About the Photograph:

“This picture was taken in Bucharest, Romania in 2010. After joining the European Union in 2007, food and gas prices more than doubled. At the same time Romania was hit hard by the financial crisis in addition to wages being sharply reduced. During the summer of 2010 a number of more or less peaceful demonstrations took place against the government. Towards the end of one of them, these men showed up, dressed in Dracula outfits. Bram Strokers novel, Dracula is said to be based on the Romanian count Vlad III Dracula from Transylvania. He was known to place his enemies in spears. Following his example, the demonstrators placed figures depicting politicians, on spears.”

David Leventi February 10, 2011

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Maramures, Romania, 2007

David Leventi (b.1978, USA) is a fine-art photographer based in New York. He received his BFA in Photography from Washington University in St. Louis, Missouri and recently exhibited at the Blue Sky Gallery in Portland, Oregon, Arthur Roger Gallery in New Orleans and at the Toronto International Art Fair in 2010. He was selected by PDN as one of 2007’s Top 30 Emerging Photographers. In 2008, his work was included in the Communication Arts Photography Annual and in American Photography 24, he received two Graphis Gold awards and was listed among the Critical Mass Top 50 Finalists by Photolucida. Leventi’s current project, titled “Bjoerling’s Larynx,” records the interiors of world-famous opera houses. David is represented by Bonni Benrubi Gallery in New York, Arthur Roger Gallery in New Orleans and Bau-Xi Photo Gallery in Toronto.

About the Photograph:

“In 2006, I began traveling to Romania to photograph my family history. I was the first member of my family to step foot in the country since 1959, when my family fled Romania at the time of a communist regime. Part of my documentation has been to capture the tension that exists between the countryside and the city—a dichotomy which has always existed, but which is more visible today since the fall of communism and the advent of capitalism in the country. It is becoming increasingly difficult to find traditional houses in the countryside as the young migrate to the city in pursuit of opportunity. Since joining the EU in 2007, many Romanians are finding work in Western Europe, leaving children behind with grandparents. They send money back to build modern houses in idyllic fairytale landscapes—abandoning generations of tradition. In much the same way, my great-grandfather left the shtetl in Barlad for Bucharest, where he eventually became a publisher.”

Silviu Pavel August 4, 2010

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From the series “A Good Childhood”. Romania 2009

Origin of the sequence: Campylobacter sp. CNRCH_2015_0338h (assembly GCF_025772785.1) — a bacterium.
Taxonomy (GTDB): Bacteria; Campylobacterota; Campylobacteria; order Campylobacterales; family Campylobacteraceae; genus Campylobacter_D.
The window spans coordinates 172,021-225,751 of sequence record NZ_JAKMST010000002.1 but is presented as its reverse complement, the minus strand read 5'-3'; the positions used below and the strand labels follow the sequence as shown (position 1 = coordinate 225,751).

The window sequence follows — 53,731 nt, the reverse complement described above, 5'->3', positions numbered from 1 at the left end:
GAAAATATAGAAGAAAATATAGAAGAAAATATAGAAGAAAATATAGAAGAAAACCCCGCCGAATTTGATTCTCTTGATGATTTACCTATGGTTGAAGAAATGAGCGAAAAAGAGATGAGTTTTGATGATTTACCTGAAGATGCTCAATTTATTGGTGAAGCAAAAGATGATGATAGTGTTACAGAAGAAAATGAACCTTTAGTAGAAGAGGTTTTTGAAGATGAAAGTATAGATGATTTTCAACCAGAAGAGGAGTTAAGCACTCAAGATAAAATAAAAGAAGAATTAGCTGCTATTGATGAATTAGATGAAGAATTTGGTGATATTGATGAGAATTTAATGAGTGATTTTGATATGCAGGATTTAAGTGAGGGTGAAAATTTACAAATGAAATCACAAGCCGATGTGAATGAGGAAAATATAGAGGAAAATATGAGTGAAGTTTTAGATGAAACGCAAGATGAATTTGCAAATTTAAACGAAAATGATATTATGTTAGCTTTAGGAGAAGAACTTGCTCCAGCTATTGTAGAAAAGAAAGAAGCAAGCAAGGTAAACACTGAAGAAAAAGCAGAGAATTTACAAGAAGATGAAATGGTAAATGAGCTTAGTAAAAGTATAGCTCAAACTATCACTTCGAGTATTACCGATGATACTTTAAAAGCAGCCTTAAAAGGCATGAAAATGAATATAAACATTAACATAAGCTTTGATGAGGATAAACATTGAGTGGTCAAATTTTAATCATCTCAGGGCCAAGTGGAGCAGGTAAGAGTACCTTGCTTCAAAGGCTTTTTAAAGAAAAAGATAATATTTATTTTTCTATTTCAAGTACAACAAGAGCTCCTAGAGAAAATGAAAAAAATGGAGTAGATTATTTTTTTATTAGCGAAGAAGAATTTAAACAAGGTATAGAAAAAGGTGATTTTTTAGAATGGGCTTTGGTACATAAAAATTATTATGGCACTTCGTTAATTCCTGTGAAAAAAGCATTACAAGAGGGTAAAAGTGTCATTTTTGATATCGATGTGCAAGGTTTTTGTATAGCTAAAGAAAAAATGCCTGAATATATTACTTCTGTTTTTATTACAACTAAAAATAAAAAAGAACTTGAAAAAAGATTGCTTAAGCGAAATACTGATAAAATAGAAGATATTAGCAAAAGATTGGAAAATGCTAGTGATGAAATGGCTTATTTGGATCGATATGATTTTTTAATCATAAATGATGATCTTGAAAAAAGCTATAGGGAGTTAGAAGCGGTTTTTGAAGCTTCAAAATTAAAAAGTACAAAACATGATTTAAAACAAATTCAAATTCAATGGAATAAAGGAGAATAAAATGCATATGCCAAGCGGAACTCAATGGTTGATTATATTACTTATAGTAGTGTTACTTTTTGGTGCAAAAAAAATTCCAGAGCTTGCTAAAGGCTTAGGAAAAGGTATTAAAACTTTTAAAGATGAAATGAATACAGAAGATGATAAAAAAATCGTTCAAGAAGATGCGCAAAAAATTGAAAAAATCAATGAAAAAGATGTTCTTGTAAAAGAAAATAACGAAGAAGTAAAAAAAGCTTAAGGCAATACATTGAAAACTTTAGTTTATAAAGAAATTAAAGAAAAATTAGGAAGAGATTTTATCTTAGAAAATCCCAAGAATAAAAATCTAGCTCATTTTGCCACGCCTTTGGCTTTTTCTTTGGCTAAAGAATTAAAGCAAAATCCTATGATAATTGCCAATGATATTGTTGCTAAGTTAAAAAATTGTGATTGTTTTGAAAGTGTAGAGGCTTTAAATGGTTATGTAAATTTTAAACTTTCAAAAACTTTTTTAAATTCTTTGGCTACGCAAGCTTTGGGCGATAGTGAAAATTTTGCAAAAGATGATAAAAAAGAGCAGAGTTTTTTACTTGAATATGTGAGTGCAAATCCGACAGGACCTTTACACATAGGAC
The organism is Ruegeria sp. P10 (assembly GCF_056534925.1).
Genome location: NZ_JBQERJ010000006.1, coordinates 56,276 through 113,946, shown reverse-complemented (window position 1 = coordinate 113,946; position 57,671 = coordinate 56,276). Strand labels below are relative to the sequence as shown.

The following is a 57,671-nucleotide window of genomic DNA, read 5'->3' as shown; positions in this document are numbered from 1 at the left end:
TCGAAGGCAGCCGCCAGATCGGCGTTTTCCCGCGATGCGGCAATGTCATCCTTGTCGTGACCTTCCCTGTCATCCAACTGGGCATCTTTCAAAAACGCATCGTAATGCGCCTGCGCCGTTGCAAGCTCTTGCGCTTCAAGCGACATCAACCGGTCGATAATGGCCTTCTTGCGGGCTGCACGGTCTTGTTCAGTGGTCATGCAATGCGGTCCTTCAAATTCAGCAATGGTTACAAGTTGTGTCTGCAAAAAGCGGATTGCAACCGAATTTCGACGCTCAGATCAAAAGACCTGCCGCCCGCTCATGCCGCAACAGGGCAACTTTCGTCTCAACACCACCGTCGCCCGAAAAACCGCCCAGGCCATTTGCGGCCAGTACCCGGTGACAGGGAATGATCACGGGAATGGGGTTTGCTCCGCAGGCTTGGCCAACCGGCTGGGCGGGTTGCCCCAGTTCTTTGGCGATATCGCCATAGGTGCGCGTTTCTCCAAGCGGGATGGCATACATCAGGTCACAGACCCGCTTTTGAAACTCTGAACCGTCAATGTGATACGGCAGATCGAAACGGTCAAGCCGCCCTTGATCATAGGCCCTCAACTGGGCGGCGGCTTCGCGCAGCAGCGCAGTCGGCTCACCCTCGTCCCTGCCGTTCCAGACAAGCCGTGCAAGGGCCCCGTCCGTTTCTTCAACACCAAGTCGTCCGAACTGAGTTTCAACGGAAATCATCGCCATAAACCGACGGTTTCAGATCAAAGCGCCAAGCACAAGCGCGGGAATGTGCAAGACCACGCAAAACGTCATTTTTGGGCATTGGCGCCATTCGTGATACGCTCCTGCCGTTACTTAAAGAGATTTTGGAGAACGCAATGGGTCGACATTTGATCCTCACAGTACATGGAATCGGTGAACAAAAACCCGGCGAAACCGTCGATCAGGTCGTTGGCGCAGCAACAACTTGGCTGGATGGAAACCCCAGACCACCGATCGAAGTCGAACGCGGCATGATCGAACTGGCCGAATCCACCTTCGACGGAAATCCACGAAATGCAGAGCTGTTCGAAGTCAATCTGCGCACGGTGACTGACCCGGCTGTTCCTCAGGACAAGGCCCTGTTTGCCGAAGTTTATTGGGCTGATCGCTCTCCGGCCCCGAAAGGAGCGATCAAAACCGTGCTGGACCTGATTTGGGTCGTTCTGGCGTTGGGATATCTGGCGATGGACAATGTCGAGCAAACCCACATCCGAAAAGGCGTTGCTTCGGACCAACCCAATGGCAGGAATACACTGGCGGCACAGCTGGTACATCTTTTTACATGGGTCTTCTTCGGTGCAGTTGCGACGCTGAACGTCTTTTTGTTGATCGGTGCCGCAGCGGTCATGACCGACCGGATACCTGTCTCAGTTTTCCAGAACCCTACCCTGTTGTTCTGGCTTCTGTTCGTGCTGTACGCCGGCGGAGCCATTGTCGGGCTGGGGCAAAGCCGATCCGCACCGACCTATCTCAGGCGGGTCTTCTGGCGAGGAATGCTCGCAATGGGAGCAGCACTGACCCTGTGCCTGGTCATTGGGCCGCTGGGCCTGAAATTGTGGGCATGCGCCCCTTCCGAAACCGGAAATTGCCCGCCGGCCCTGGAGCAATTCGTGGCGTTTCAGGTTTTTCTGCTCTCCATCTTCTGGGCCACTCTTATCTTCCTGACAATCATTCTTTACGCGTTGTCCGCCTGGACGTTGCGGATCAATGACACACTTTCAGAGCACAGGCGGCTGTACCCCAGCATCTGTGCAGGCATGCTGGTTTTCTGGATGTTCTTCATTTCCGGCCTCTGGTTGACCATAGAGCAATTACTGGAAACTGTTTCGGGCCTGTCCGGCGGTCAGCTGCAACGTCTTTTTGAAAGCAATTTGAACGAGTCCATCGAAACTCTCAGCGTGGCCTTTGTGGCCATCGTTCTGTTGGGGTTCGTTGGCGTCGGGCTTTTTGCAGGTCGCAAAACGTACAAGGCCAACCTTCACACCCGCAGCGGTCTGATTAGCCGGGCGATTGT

Silviu Pavel (b. 1980, Romania) graduated with a Masters degree in Telecommunications from Bucharest Politechnic University. In 2005 he studied photography at various schools in Bucharest including the Scoala de Poetica Fotografica Francisc Mraz. “I want to keep my passion and do the kind of photography that is important to me. I love meeting simple people, especially from isolated parts of Romania and hearing their stories.” In 2009 Silviu participated in the Rio Film festival as a photographer for Nisimazine and won first prize at the MEDIP Transnational Photographic Exhibition photojournalism competition. His work has been published in different online magazines including  N-Sphere, local newspapers and in group exhibitions.”

About the Photograph:

“The photograph was shot in the Dobrogea region of Romania last summer of the local youth playing in an old abandoned boat on the Danube river shore. It is part of a personal project called ‘A Good Childhood’ that came to life by itself and continues in 2010. In the Dobrogea region, I discovered a world of children full of enthusiasm. It impressed me and reminded me, a city boy, of what a  good childhood is all about. I started to take photographs of them playing in this mix of joy and sadness and a project was born. I’ve been in these villages several times and have returned often. Every time I found the same pure and true emotions that I want to transmit in these images.”

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Petrut Calinescu May 3, 2010

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Gold Mining. Romania, 2006

Petrut Calinescu (b. 1976, Romania) graduated with a degree in Journalism and Mass Communication from Bucharest University and is currently based in Romania. His work has been published in National Geographic, Esquire, The New York Times, Courrier International, The Times, Business Week, Paris Match, and other international magazines and newspapers as well as with several NGO’s. He was awarded best Romanian Photojournalist for two years in a row. Petrut is currently represented by Panos Pictures.